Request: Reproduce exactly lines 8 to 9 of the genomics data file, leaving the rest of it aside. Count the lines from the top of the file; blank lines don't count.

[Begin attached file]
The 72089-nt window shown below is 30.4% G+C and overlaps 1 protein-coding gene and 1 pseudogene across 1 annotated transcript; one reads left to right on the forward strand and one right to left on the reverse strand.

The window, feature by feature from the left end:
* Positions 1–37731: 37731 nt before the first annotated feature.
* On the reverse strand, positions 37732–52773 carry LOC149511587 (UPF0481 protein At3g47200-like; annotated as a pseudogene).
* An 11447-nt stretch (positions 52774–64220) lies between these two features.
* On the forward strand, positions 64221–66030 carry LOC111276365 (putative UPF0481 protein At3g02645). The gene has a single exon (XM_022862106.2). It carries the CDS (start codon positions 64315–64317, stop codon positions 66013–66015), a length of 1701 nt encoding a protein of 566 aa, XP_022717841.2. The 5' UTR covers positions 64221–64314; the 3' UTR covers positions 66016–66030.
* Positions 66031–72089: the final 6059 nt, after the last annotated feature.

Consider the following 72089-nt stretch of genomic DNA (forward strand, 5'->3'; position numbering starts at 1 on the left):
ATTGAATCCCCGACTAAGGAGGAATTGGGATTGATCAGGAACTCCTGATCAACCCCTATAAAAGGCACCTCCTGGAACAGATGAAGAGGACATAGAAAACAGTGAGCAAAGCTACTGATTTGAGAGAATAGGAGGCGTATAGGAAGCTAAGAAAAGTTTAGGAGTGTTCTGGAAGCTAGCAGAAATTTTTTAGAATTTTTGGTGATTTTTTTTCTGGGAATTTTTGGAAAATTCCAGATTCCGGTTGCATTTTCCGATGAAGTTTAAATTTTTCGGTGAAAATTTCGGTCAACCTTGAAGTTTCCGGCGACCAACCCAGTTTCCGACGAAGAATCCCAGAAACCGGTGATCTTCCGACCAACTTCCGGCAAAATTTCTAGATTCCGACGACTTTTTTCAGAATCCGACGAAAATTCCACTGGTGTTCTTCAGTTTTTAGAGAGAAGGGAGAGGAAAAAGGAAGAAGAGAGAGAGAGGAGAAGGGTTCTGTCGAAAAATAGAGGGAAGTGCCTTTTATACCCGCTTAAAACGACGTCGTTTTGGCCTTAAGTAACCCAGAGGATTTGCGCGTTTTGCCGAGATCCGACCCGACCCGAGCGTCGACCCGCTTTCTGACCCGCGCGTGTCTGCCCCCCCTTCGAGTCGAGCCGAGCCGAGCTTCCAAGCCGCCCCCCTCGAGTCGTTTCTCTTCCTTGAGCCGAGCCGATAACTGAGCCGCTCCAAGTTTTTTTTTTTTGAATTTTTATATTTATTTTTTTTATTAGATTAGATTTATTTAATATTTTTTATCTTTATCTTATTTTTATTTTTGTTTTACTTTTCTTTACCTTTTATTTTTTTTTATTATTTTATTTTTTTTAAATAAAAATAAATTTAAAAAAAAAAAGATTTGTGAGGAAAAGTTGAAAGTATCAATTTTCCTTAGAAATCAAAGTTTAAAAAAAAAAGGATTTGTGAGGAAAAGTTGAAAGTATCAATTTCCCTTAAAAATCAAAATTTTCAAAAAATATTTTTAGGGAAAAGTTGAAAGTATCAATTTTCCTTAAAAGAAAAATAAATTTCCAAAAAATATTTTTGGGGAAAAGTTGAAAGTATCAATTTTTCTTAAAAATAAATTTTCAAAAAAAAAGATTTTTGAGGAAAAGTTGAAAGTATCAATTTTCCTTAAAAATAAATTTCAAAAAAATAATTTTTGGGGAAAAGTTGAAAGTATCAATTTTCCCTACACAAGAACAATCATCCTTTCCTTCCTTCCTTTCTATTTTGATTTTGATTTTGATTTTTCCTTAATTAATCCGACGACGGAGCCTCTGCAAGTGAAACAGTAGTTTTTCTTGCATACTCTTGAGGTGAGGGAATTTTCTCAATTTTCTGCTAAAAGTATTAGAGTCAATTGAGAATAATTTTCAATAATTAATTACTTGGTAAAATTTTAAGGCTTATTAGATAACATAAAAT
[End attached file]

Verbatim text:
Consider the following 72089-nt stretch of genomic DNA (forward strand, 5'->3'; position numbering starts at 1 on the left):
ATTGAATCCCCGACTAAGGAGGAATTGGGATTGATCAGGAACTCCTGATCAACCCCTATAAAAGGCACCTCCTGGAACAGATGAAGAGGACATAGAAAACAGTGAGCAAAGCTACTGATTTGAGAGAATAGGAGGCGTATAGGAAGCTAAGAAAAGTTTAGGAGTGTTCTGGAAGCTAGCAGAAATTTTTTAGAATTTTTGGTGATTTTTTTTCTGGGAATTTTTGGAAAATTCCAGATTCCGGTTGCATTTTCCGATGAAGTTTAAATTTTTCGGTGAAAATTTCGGTCAACCTTGAAGTTTCCGGCGACCAACCCAGTTTCCGACGAAGAATCCCAGAAACCGGTGATCTTCCGACCAACTTCCGGCAAAATTTCTAGATTCCGACGACTTTTTTCAGAATCCGACGAAAATTCCACTGGTGTTCTTCAGTTTTTAGAGAGAAGGGAGAGGAAAAAGGAAGAAGAGAGAGAGAGGAGAAGGGTTCTGTCGAAAAATAGAGGGAAGTGCCTTTTATACCCGCTTAAAACGACGTCGTTTTGGCCTTAAGTAACCCAGAGGATTTGCGCGTTTTGCCGAGATCCGACCCGACCCGAGCGTCGACCCGCTTTCTGACCCGCGCGTGTCTGCCCCCCCTTCGAGTCGAGCCGAGCCGAGCTTCCAAGCCGCCCCCCTCGAGTCGTTTCTCTTCCTTGAGCCGAGCCGATAACTGAGCCGCTCCAAGTTTTTTTTTTTTGAATTTTTATATTTATTTTTTTTATTAGATTAGATTTATTTAATATTTTTTATCTTTATCTTATTTTTATTTTTGTTTTACTTTTCTTTACCTTTTATTTTTTTTTATTATTTTATTTTTTTTAAATAAAAATAAATTTAAAAAAAAAAAGATTTGTGAGGAAAAGTTGAAAGTATCAATTTTCCTTAGAAATCAAAGTTTAAAAAAAAAAGGATTTGTGAGGAAAAGTTGAAAGTATCAATTTCCCTTAAAAATCAAAATTTTCAAAAAATATTTTTAGGGAAAAGTTGAAAGTATCAATTTTCCTTAAAAGAAAAATAAATTTCCAAAAAATATTTTTGGGGAAAAGTTGAAAGTATCAATTTTTCTTAAAAATAAATTTTCAAAAAAAAAGATTTTTGAGGAAAAGTTGAAAGTATCAATTTTCCTTAAAAATAAATTTCAAAAAAATAATTTTTGGGGAAAAGTTGAAAGTATCAATTTTCCCTACACAAGAACAATCATCCTTTCCTTCCTTCCTTTCTATTTTGATTTTGATTTTGATTTTTCCTTAATTAATCCGACGACGGAGCCTCTGCAAGTGAAACAGTAGTTTTTCTTGCATACTCTTGAGGTGAGGGAATTTTCTCAATTTTCTGCTAAAAGTATTAGAGTCAATTGAGAATAATTTTCAATAATTAATTACTTGGTAAAATTTTAAGGCTTATTAGATAACATAAAAT